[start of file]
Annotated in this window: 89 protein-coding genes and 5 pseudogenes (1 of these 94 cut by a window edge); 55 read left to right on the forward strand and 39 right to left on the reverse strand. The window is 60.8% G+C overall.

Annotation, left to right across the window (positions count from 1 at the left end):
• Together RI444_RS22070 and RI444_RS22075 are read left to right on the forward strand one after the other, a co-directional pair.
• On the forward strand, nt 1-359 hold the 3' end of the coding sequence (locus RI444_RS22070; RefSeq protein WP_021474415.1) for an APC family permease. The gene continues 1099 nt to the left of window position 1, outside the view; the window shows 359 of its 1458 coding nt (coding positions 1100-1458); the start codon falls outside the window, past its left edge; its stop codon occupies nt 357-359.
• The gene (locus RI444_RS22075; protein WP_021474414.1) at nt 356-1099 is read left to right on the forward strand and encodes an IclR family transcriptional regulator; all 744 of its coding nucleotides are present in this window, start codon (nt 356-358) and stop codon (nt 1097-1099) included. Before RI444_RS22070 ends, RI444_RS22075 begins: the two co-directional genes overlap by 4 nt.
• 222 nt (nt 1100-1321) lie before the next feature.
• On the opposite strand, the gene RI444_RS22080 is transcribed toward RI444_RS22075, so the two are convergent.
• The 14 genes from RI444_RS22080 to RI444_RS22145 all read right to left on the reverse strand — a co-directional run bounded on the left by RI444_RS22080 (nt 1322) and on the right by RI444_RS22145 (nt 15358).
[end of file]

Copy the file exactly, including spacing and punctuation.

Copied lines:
Annotated in this window: 89 protein-coding genes and 5 pseudogenes (1 of these 94 cut by a window edge); 55 read left to right on the forward strand and 39 right to left on the reverse strand. The window is 60.8% G+C overall.

Annotation, left to right across the window (positions count from 1 at the left end):
• Together RI444_RS22070 and RI444_RS22075 are read left to right on the forward strand one after the other, a co-directional pair.
• On the forward strand, nt 1-359 hold the 3' end of the coding sequence (locus RI444_RS22070; RefSeq protein WP_021474415.1) for an APC family permease. The gene continues 1099 nt to the left of window position 1, outside the view; the window shows 359 of its 1458 coding nt (coding positions 1100-1458); the start codon falls outside the window, past its left edge; its stop codon occupies nt 357-359.
• The gene (locus RI444_RS22075; protein WP_021474414.1) at nt 356-1099 is read left to right on the forward strand and encodes an IclR family transcriptional regulator; all 744 of its coding nucleotides are present in this window, start codon (nt 356-358) and stop codon (nt 1097-1099) included. Before RI444_RS22070 ends, RI444_RS22075 begins: the two co-directional genes overlap by 4 nt.
• 222 nt (nt 1100-1321) lie before the next feature.
• On the opposite strand, the gene RI444_RS22080 is transcribed toward RI444_RS22075, so the two are convergent.
• The 14 genes from RI444_RS22080 to RI444_RS22145 all read right to left on the reverse strand — a co-directional run bounded on the left by RI444_RS22080 (nt 1322) and on the right by RI444_RS22145 (nt 15358).